When Cecil Sharp made his journey to America and eventually to Appalachia he wove the common elements together. Other song and ballad collectors preceded Cecil Sharp, but few had his broad recognition. When Sharp identified the British elements found in Appalachian songs and ballads he opened the flood-gates to other musicologists to marry Appalachia to “Merri Old England.” 

While Sharp was interested in the music, the music held a history that was less obvious. This is the relationship of the music to agrarian practice. While the growing obsession with “Merri Old England” in early twentieth-century America assured a close historical musical bond it also revealed something of the common agrarian practices. The catchy alliteration of Sharp’s collected songs underlines the importance of sheep in the daily lives of agrarian Europeans and their ancestors in the Appalachians.  Alliteration and all its musical overtones came naturally to the early oral culture of England and Appalachia. Mother Goose rhymes such as “Peter Piper picked a peck of pickled peppers … etc. ” is well known on both sides of the Atlantic as are many other ditties. But, just try saying “Cecil Sharp and sheep-shearing,” and see what lyrical lapses leap from your tongue and fix on your memory. Songs of shearing sheep are not at all uncommon, especially in families with a weaving willfulness — a trait that springs from sheep-herders and that abounds in the mountains of the Central Appalachians and across the world. Our first school yards were the pastures of the world.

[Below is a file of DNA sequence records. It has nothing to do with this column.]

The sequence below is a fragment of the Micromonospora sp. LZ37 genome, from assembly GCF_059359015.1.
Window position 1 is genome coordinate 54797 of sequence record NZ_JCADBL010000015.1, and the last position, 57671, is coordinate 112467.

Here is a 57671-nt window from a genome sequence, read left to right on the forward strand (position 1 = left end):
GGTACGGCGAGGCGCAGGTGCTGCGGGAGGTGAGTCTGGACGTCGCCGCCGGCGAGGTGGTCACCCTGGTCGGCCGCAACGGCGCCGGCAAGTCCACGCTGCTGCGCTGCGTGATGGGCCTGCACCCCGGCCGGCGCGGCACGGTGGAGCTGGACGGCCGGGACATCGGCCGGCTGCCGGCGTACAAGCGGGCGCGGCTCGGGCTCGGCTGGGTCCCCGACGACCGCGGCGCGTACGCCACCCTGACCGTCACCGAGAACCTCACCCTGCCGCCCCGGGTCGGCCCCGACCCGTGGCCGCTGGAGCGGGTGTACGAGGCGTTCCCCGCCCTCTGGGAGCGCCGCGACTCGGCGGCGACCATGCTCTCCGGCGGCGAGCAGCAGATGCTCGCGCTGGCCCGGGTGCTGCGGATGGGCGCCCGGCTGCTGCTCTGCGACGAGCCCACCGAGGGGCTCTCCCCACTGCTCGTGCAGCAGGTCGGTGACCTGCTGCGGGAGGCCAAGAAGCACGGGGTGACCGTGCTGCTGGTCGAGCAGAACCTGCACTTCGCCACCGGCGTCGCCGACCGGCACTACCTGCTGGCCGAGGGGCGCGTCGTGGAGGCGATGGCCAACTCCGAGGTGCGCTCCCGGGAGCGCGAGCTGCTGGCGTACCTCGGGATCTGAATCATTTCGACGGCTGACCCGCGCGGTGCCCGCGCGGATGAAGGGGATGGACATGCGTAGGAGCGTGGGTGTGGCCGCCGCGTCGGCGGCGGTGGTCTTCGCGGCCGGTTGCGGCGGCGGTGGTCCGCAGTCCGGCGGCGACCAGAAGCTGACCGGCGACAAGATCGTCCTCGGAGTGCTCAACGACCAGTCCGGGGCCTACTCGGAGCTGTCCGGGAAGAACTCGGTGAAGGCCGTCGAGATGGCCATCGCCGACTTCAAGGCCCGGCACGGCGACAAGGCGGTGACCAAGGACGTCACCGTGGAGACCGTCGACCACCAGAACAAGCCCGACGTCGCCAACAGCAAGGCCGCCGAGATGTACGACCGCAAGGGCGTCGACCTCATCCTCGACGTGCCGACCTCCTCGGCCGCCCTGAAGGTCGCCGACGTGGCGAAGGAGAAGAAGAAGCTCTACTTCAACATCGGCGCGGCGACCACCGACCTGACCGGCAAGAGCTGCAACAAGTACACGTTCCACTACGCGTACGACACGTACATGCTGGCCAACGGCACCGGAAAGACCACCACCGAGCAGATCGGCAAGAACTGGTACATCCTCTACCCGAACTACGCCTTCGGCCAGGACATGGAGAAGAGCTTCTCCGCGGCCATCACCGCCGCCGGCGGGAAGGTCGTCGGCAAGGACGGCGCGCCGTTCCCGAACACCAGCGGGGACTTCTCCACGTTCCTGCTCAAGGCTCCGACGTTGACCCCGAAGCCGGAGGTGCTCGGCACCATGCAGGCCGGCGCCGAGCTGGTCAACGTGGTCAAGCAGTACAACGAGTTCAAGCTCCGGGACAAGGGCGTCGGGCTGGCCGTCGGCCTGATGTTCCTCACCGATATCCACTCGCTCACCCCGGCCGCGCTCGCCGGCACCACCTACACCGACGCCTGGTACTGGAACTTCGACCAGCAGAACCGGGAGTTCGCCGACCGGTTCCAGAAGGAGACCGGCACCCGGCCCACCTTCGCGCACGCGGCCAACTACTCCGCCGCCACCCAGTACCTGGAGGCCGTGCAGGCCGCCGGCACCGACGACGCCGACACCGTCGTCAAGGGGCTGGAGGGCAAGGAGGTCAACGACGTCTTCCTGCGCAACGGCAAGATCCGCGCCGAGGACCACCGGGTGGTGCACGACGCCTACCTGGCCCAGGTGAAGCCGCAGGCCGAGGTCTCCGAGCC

Even as we sleep, we are not far from the sheep pasture. It is no small wonder that when we speak of dreaming, we also often speak of “counting sheep.” There is a very practical origin for that numerical association. It was the duty of the herdsman to know the number of sheep in his herd. It was a daily practice.  Counting sheep is deeply etched into the fabric of descendants of sheep-herders and deep in the historical agrarian psyche. We have been counting sheep for as long as we have joined our lives with the practice of raising sheep and other herds of animals. Sheep have been a part of our history as a country from the beginning of European settlement and have had considerable influence on our practical and formal education.  At one time Kentucky led the nation in the number of sheep. For Kentuckians, that is a lot of counting and a lot of dreaming.

Yet, Cecil Sharp was a collector of songs, not sheep, nor wool though he shows all the instincts of a weaver, dreamer, and numerator. He began his collecting of folk ballads in the English countryside. There, it was inevitable that he would encounter a myriad of sheep and those who tended them. Those country sheep herders had a deep association with alliterative language and ballads and ditties. Some references to sheep were sure to appear, and they did.

The song that Sharp recorded on his journey to Norfolk was one that succinctly captures sheep and their shepherds. That ballad from his song-gathering encounters, was published in a small book he edited called 100 English Folk Songs [ published by Oliver Ditson Co., Theo. Presser Co. Distributors, Philadelphia, 1916].